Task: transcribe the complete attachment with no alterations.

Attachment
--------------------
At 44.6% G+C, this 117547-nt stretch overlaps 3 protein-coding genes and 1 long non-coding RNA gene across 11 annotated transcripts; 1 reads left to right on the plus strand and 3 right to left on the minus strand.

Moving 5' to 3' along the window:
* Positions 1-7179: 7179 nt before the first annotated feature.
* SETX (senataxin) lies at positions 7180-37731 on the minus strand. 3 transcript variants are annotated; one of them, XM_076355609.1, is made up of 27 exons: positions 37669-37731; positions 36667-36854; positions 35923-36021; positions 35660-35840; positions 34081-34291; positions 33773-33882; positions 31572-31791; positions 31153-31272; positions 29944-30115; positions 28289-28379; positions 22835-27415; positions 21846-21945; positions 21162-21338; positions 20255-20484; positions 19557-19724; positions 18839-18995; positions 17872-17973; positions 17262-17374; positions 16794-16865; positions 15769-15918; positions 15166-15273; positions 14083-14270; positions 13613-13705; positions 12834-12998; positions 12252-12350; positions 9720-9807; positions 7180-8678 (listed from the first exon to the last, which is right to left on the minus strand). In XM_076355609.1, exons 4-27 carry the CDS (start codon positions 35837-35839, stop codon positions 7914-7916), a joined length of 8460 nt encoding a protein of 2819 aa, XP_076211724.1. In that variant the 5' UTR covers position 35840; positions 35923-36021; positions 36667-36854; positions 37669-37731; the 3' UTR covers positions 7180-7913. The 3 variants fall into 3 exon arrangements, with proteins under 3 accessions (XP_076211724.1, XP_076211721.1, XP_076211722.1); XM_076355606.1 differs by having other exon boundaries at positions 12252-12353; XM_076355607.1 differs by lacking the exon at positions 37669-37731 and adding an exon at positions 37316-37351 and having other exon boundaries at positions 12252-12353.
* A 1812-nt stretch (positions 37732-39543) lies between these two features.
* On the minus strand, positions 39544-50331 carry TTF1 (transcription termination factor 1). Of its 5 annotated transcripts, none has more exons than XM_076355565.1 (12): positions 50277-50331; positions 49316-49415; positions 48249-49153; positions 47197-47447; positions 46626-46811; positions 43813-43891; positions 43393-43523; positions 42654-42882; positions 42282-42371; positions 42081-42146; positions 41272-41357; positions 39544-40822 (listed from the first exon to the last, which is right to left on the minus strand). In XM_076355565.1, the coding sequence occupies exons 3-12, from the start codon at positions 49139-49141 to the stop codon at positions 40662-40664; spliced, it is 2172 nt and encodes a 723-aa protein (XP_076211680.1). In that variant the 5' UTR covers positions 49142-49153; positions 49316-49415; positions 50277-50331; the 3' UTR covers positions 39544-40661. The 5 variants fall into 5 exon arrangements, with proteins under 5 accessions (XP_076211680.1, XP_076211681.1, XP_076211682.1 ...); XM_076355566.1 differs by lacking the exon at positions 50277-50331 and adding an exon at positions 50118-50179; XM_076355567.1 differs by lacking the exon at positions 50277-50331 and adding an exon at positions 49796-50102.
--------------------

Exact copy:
At 44.6% G+C, this 117547-nt stretch overlaps 3 protein-coding genes and 1 long non-coding RNA gene across 11 annotated transcripts; 1 reads left to right on the plus strand and 3 right to left on the minus strand.

Moving 5' to 3' along the window:
* Positions 1-7179: 7179 nt before the first annotated feature.
* SETX (senataxin) lies at positions 7180-37731 on the minus strand. 3 transcript variants are annotated; one of them, XM_076355609.1, is made up of 27 exons: positions 37669-37731; positions 36667-36854; positions 35923-36021; positions 35660-35840; positions 34081-34291; positions 33773-33882; positions 31572-31791; positions 31153-31272; positions 29944-30115; positions 28289-28379; positions 22835-27415; positions 21846-21945; positions 21162-21338; positions 20255-20484; positions 19557-19724; positions 18839-18995; positions 17872-17973; positions 17262-17374; positions 16794-16865; positions 15769-15918; positions 15166-15273; positions 14083-14270; positions 13613-13705; positions 12834-12998; positions 12252-12350; positions 9720-9807; positions 7180-8678 (listed from the first exon to the last, which is right to left on the minus strand). In XM_076355609.1, exons 4-27 carry the CDS (start codon positions 35837-35839, stop codon positions 7914-7916), a joined length of 8460 nt encoding a protein of 2819 aa, XP_076211724.1. In that variant the 5' UTR covers position 35840; positions 35923-36021; positions 36667-36854; positions 37669-37731; the 3' UTR covers positions 7180-7913. The 3 variants fall into 3 exon arrangements, with proteins under 3 accessions (XP_076211724.1, XP_076211721.1, XP_076211722.1); XM_076355606.1 differs by having other exon boundaries at positions 12252-12353; XM_076355607.1 differs by lacking the exon at positions 37669-37731 and adding an exon at positions 37316-37351 and having other exon boundaries at positions 12252-12353.
* A 1812-nt stretch (positions 37732-39543) lies between these two features.
* On the minus strand, positions 39544-50331 carry TTF1 (transcription termination factor 1). Of its 5 annotated transcripts, none has more exons than XM_076355565.1 (12): positions 50277-50331; positions 49316-49415; positions 48249-49153; positions 47197-47447; positions 46626-46811; positions 43813-43891; positions 43393-43523; positions 42654-42882; positions 42282-42371; positions 42081-42146; positions 41272-41357; positions 39544-40822 (listed from the first exon to the last, which is right to left on the minus strand). In XM_076355565.1, the coding sequence occupies exons 3-12, from the start codon at positions 49139-49141 to the stop codon at positions 40662-40664; spliced, it is 2172 nt and encodes a 723-aa protein (XP_076211680.1). In that variant the 5' UTR covers positions 49142-49153; positions 49316-49415; positions 50277-50331; the 3' UTR covers positions 39544-40661. The 5 variants fall into 5 exon arrangements, with proteins under 5 accessions (XP_076211680.1, XP_076211681.1, XP_076211682.1 ...); XM_076355566.1 differs by lacking the exon at positions 50277-50331 and adding an exon at positions 50118-50179; XM_076355567.1 differs by lacking the exon at positions 50277-50331 and adding an exon at positions 49796-50102.